Since the publication of the first edition in 1976, there has been a notable increase of interest in the development of logic. This is evidenced by the several conferences on the history of logic, by a journal devoted to the subject, and by an accumulation of new results. This increased activity and the new results - the chief one being that Boole's work in probability is best viewed as a probability logic - were influential circumstances conducive to a new edition.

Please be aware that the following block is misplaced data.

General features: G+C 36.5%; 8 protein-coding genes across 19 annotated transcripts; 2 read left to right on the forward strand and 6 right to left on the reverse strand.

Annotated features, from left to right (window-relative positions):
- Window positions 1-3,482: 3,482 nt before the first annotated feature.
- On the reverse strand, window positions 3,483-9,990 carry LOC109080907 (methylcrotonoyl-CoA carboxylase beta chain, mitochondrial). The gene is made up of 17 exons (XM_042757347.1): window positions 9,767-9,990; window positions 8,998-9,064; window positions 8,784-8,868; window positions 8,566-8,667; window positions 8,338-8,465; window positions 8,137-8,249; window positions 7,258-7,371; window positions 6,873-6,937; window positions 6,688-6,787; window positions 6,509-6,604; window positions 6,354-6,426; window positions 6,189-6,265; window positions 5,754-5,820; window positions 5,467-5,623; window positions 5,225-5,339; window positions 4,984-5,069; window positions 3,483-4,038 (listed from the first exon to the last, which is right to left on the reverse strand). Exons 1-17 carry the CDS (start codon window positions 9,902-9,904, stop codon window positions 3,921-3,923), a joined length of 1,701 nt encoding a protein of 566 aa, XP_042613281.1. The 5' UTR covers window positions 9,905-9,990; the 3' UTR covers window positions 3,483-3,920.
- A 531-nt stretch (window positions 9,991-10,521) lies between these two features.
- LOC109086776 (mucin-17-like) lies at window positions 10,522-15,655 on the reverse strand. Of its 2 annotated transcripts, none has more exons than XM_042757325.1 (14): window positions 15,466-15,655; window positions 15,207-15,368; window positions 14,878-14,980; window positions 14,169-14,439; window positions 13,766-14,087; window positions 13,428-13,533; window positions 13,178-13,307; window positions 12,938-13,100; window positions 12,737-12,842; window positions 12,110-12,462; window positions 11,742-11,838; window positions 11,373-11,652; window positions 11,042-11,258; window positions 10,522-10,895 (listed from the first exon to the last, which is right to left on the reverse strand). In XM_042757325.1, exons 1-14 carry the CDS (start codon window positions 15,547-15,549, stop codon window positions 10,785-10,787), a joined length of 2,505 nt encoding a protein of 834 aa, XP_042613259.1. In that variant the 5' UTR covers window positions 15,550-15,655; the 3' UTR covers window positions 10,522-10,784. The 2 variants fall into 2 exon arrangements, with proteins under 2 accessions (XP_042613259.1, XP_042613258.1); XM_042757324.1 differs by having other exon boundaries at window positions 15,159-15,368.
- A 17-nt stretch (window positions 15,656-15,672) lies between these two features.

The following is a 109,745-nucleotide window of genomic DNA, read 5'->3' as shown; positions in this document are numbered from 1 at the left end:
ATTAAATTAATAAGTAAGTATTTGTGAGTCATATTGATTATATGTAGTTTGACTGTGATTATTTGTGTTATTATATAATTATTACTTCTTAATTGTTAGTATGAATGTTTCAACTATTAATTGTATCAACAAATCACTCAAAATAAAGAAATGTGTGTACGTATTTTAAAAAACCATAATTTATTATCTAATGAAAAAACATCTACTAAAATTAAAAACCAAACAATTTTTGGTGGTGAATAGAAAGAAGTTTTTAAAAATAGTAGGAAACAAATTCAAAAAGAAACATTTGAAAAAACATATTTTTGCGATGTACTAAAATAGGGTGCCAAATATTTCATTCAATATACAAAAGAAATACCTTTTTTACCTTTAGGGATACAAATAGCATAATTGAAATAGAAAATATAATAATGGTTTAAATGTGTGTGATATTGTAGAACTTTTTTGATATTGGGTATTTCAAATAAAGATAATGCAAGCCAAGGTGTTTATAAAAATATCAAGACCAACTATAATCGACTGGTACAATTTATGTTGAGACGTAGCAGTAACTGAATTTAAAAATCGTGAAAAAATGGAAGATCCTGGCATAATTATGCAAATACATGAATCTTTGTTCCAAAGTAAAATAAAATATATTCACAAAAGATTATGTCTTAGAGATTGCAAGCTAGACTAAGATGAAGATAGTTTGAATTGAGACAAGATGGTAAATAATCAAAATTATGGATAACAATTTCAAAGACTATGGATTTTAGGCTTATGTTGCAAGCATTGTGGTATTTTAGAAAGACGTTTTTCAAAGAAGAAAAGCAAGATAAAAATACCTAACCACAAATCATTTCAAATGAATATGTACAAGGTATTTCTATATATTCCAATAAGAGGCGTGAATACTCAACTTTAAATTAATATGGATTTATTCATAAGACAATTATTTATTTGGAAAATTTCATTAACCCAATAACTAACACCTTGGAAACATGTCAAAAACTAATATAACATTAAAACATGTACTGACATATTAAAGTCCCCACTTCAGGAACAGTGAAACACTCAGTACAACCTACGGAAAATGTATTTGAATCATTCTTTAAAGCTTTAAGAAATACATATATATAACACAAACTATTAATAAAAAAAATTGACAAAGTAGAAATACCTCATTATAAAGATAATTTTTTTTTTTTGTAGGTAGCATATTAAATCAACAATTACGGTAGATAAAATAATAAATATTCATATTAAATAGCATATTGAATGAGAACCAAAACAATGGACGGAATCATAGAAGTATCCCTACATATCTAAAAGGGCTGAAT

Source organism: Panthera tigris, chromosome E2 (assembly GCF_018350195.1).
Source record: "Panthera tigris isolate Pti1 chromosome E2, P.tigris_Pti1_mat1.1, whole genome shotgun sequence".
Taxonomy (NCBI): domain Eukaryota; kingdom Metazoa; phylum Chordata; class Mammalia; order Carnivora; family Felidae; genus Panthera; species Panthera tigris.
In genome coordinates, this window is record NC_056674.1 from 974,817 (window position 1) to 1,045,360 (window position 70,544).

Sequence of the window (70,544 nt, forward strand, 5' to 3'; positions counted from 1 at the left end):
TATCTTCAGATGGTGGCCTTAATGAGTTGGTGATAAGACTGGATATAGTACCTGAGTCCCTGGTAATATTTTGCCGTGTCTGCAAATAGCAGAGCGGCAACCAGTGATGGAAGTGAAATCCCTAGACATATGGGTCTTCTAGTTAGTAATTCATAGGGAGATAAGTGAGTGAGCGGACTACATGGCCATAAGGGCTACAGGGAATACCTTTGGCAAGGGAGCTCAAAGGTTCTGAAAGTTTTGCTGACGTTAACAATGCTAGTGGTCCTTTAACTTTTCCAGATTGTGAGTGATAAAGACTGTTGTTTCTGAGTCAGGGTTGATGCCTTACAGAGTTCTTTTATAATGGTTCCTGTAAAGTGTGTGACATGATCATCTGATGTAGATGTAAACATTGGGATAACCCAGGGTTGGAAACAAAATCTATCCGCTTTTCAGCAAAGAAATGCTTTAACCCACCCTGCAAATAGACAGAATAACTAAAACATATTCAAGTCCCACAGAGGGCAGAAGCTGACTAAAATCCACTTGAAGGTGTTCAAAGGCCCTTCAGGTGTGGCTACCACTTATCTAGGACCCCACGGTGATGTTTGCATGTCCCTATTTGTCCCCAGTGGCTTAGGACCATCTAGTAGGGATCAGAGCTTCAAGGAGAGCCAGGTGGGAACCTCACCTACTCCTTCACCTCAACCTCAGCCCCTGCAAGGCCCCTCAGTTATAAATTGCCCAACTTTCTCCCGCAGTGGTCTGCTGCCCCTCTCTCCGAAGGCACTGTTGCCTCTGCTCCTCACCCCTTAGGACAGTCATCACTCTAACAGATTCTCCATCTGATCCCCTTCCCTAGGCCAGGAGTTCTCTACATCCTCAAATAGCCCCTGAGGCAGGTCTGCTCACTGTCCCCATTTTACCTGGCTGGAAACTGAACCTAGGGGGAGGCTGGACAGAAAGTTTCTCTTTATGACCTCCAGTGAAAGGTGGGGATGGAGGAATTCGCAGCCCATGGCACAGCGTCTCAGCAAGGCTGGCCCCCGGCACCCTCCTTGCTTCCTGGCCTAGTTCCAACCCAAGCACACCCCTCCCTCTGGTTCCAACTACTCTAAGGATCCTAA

Chapter 1, presenting Boole's ideas on a mathematical treatment of logic, from their emergence in his early 1847 work on through to his immediate successors, has been considerably enlarged. Chapter 2 includes additional discussion of the ``uninterpretable' notion, both semantically and syntactically. Chapter 3 now includes a revival of Boole's abandoned propositional logic and, also, a discussion of his hitherto unnoticed brush with ancient formal logic. Chapter 5 has an improved explanation of why Boole's probability method works. Chapter 6, Applications and Probability Logic, is a new addition. Changes from the first edition have brought about a three-fold increase in the bibliography.